A legally binding agreement involving two or more people or businesses (called parties) that sets forth what the parties will or will not do. Most contracts that can be carried out within one year can be either oral or written. Major exceptions include contracts involving the ownership of real estate and commercial contracts for goods worth $500 or more, which must be in writing to be enforceable. (See statute of frauds.) A contract is formed when competent parties -- usually adults of sound mind or business entities -- mutually agree to provide each other some benefit (called consideration), such as a promise to pay money in exchange for a promise to deliver specified goods or services or the actual delivery of those goods and services. A contract normally requires one party to make a reasonably detailed offer to do something -- including, typically, the price, time for performance and other essential terms and conditions -- and the other to accept without significant change. For example, if I offer to sell you ten roses for $5 to be delivered next Thursday and you say 'It's a deal,' we've made a valid contract. On the other hand, if one party fails to offer something of benefit to the other, there is no contract. For example, if Maria promises to fix Josh's car, there is no contract unless Josh promises something in return for Maria's services.

LIABILITY INSURANCE COVERAGE

Compensation to third parties who are injured or whose property is damaged due to the fault of the insurance holder. You may have liability insurance for your c... (more...)
Compensation to third parties who are injured or whose property is damaged due to the fault of the insurance holder. You may have liability insurance for your car or your home, or to cover actions you take in the course of your profession. Liability polices are sometimes called 'third-party policies.'

LEASE

An oral or written agreement (a contract) between two people concerning the use by one of the property of the other. A person can lease real estate (such as an ... (more...)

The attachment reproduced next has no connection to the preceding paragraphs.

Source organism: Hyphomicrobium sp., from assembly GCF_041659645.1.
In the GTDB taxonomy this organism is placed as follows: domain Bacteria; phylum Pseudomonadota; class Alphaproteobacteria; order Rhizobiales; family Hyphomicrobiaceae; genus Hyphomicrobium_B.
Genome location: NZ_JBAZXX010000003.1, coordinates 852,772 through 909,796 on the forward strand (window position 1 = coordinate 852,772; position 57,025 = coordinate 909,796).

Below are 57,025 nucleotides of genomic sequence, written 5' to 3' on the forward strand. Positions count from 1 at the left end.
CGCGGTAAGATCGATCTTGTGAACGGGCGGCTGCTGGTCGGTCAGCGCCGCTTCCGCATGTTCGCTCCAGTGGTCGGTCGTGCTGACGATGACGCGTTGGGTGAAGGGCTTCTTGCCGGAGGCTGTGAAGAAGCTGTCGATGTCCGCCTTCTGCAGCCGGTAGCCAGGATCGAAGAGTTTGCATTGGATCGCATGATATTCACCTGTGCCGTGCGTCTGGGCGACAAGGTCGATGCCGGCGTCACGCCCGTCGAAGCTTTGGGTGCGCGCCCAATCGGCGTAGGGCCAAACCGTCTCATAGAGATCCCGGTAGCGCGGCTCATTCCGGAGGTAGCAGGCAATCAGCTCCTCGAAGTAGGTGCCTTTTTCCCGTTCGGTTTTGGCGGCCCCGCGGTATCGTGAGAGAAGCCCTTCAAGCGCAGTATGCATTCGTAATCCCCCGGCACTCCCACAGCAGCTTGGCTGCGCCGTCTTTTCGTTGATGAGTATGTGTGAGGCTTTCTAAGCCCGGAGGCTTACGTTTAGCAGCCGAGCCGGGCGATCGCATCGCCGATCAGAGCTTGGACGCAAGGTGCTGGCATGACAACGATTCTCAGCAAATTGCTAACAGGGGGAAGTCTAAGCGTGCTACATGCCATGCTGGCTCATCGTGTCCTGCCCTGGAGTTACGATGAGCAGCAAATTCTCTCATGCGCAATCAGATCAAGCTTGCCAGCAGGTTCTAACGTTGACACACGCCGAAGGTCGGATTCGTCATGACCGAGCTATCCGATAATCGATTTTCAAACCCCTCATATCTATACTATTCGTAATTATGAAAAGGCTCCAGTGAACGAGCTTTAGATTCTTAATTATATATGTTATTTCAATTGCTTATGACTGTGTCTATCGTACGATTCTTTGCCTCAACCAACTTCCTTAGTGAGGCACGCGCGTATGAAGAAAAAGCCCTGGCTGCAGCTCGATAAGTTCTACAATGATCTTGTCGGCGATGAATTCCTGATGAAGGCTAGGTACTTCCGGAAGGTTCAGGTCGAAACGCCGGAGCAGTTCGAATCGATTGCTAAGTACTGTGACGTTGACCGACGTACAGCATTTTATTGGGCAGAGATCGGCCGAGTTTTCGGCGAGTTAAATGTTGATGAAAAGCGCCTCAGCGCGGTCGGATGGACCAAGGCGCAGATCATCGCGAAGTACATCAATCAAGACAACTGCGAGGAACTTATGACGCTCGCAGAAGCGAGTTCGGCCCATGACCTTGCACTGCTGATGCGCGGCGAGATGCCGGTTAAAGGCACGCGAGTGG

An oral or written agreement (a contract) between two people concerning the use by one of the property of the other. A person can lease real estate (such as an apartment or business property) or personal property (such as a car or a boat). A lease should cover basic issues such as when the lease will begin and end, the rent or other costs, how payments should be made, and any restrictions on the use of the property. The property owner is often called the 'lessor,' and the person using the property is called the 'lessee.'

ESTATE

Generally, all the property you own when you die.

CONSIDERATION

The basis of a contract. Consideration is a benefit or right for which the parties to a contract must bargain; the contract is founded on an exchange of one for... (more...)
The basis of a contract. Consideration is a benefit or right for which the parties to a contract must bargain; the contract is founded on an exchange of one form of consideration for another. Consideration may be a promise to perform a certain act -- for example, a promise to fix a leaky roof -- or a promise not to do something, such as build a second story on a house that will block the neighbor's view. Whatever its particulars, consideration must be something of value to the people who are making the contract.

HOLD HARMLESS

In a contract, a promise by one party not to hold the other party responsible if the other party carries out the contract in a way that causes damage to the fir... (more...)
In a contract, a promise by one party not to hold the other party responsible if the other party carries out the contract in a way that causes damage to the first party. For example, many leases include a hold harmless clause in which the tenant agrees not to sue the landlord if the tenant is injured due to the landlord's failure to maintain the premises. In most states, these clauses are illegal in residential tenancies, but may be upheld in commercial settings.